Scatter plots of the input parameters against the model output are one of the most straightforward and most versatile tools for qualitative global sensitivity analysis. Indeed, most quantitative sensitivity measures attempt to preserve the information content provided by scatter plots in a condensed format [Saltelli, 2008]. The advantage of the graphical analysis is that it provides an overview of the model sensitivities, independent of the degree of non-linearity [Straub, 2019]. Scatter plots are very helpful in illustrating the dependency between an input quantity and the model output. The clearer the discernible shape/pattern in a scatter plot, the more important the respective parameter is in the model.

Scatter plots are usually based on samples from a Monte Carlo simulation. Samples of the model output are plotted on the vertical axis of the scatter plot. The corresponding samples of the input are drawn on the horizontal axis. A separate scatter plot is needed for each input parameter if the model has multiple input parameters.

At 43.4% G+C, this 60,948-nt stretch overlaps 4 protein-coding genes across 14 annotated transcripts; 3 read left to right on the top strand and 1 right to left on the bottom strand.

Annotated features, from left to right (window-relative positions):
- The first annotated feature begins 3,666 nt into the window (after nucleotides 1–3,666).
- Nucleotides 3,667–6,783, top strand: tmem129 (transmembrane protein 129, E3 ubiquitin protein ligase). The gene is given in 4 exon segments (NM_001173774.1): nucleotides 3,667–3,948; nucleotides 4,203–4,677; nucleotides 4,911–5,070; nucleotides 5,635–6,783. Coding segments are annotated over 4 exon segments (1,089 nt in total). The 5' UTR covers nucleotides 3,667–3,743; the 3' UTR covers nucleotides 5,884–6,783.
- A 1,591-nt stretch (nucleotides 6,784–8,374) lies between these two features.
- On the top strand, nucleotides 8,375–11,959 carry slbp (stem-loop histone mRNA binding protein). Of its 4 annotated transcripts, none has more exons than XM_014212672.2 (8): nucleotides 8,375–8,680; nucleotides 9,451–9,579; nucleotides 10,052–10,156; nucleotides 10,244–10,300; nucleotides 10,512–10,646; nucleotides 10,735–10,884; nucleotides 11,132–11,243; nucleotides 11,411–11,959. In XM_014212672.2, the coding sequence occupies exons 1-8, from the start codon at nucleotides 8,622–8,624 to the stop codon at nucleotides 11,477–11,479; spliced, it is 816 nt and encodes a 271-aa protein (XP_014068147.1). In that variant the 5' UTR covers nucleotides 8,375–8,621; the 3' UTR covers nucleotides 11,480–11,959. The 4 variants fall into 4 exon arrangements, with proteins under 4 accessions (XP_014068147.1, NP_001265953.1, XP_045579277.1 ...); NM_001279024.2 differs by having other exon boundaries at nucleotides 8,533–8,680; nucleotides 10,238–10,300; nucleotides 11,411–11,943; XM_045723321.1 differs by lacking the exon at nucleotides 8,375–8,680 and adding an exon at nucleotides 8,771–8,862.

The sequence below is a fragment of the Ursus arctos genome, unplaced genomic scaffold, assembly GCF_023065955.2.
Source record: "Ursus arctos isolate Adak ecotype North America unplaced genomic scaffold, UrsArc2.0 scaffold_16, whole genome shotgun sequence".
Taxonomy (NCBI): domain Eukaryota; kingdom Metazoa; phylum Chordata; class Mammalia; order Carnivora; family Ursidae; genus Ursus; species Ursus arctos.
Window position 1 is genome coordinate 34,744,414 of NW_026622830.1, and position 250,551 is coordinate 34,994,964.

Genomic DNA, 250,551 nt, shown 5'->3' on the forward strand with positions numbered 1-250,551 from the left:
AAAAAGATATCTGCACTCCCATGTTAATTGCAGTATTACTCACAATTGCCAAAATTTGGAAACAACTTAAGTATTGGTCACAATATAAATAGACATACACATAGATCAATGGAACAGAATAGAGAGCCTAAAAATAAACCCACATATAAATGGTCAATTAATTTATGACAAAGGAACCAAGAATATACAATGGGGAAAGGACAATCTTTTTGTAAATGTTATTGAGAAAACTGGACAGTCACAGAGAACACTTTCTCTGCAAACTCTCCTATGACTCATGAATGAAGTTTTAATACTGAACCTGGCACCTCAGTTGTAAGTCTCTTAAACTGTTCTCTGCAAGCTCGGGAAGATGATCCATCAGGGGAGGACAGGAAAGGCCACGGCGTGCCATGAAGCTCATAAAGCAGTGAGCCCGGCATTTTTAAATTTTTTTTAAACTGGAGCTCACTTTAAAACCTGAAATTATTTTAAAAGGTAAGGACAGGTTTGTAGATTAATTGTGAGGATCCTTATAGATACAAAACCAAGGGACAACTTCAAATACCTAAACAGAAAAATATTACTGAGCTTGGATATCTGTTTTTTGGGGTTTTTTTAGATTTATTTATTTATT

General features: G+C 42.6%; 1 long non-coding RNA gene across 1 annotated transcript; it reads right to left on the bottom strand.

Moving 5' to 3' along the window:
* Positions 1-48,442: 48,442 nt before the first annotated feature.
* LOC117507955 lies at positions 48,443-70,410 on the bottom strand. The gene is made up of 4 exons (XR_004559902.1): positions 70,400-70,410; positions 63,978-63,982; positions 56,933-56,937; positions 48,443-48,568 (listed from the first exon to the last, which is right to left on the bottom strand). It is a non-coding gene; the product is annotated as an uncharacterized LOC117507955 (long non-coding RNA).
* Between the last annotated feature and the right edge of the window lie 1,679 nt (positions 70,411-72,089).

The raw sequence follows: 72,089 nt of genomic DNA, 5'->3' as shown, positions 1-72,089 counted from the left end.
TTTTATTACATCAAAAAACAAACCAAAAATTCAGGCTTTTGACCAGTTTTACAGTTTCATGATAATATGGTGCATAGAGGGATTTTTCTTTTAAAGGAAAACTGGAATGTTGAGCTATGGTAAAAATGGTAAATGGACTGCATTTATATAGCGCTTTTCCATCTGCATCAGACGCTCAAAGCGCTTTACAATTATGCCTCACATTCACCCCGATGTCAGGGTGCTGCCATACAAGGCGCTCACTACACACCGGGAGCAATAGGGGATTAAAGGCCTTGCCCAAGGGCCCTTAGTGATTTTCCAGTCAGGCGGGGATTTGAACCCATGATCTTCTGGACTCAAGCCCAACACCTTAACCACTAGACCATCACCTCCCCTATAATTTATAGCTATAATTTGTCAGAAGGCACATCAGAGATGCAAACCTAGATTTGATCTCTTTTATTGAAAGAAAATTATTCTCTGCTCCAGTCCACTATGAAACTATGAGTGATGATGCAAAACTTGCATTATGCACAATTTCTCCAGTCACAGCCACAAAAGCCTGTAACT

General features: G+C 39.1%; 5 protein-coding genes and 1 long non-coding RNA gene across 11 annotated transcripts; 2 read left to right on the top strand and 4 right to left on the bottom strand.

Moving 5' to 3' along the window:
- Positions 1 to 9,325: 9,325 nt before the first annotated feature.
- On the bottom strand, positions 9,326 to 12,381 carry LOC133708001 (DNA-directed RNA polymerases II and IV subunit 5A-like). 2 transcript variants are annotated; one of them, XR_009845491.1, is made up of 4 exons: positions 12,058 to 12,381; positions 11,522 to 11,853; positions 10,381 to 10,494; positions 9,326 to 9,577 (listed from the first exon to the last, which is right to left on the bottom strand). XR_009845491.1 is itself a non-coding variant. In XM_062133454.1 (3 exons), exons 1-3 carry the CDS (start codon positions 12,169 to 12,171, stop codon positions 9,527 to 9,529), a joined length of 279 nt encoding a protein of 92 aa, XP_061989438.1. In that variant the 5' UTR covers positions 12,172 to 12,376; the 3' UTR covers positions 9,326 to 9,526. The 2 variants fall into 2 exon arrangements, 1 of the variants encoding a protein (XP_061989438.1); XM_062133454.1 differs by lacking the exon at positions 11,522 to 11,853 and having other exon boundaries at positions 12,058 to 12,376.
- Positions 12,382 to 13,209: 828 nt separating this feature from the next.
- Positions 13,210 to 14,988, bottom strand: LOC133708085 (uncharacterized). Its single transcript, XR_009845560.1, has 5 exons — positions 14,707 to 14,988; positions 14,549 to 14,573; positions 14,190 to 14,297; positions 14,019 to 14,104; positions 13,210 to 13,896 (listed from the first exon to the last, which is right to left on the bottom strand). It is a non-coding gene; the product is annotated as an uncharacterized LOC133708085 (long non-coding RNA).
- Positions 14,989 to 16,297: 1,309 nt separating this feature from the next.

Even though these bidimensional scatter plots are generally very helpful and highly informative, in special cases, they may not be able to identify an influential factor. This can happen if higher-dimensional interactions of the model input parameters with the model output exist. A general limitation of scatter plots is that interactions of groups of input parameters with the model output cannot be visualized by means of (two-dimensional) scatter plots.

## References

[Saltelli, 2008] Saltelli, Andrea, et al: *Global sensitivity analysis: the primer*. John Wiley & Sons, 2008.

[Straub, 2019] Straub, Daniel: Lecture Notes in Engineering Risk Analysis. Technische Universität München, 2019.

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